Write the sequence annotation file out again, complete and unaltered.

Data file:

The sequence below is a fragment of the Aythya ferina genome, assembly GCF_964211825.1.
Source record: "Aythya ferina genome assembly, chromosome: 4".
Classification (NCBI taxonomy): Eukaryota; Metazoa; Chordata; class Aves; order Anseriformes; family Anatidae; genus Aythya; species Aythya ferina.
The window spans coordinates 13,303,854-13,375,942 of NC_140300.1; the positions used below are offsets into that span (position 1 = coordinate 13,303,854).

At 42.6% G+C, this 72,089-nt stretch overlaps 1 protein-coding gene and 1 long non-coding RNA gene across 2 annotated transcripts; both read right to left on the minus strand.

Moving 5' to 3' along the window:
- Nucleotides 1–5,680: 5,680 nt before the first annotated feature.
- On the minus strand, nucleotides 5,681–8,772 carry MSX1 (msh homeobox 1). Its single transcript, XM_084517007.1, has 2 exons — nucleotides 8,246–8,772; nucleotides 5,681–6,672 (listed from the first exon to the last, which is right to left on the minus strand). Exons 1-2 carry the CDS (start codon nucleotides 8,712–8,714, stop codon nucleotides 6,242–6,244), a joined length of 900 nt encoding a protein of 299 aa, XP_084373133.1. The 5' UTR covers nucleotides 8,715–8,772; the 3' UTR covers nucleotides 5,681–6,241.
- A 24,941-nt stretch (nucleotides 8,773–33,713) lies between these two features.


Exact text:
The sequence below is a fragment of the Aythya ferina genome, assembly GCF_964211825.1.
Source record: "Aythya ferina genome assembly, chromosome: 4".
Classification (NCBI taxonomy): Eukaryota; Metazoa; Chordata; class Aves; order Anseriformes; family Anatidae; genus Aythya; species Aythya ferina.
The window spans coordinates 13,303,854-13,375,942 of NC_140300.1; the positions used below are offsets into that span (position 1 = coordinate 13,303,854).

At 42.6% G+C, this 72,089-nt stretch overlaps 1 protein-coding gene and 1 long non-coding RNA gene across 2 annotated transcripts; both read right to left on the minus strand.

Moving 5' to 3' along the window:
- Nucleotides 1–5,680: 5,680 nt before the first annotated feature.
- On the minus strand, nucleotides 5,681–8,772 carry MSX1 (msh homeobox 1). Its single transcript, XM_084517007.1, has 2 exons — nucleotides 8,246–8,772; nucleotides 5,681–6,672 (listed from the first exon to the last, which is right to left on the minus strand). Exons 1-2 carry the CDS (start codon nucleotides 8,712–8,714, stop codon nucleotides 6,242–6,244), a joined length of 900 nt encoding a protein of 299 aa, XP_084373133.1. The 5' UTR covers nucleotides 8,715–8,772; the 3' UTR covers nucleotides 5,681–6,241.
- A 24,941-nt stretch (nucleotides 8,773–33,713) lies between these two features.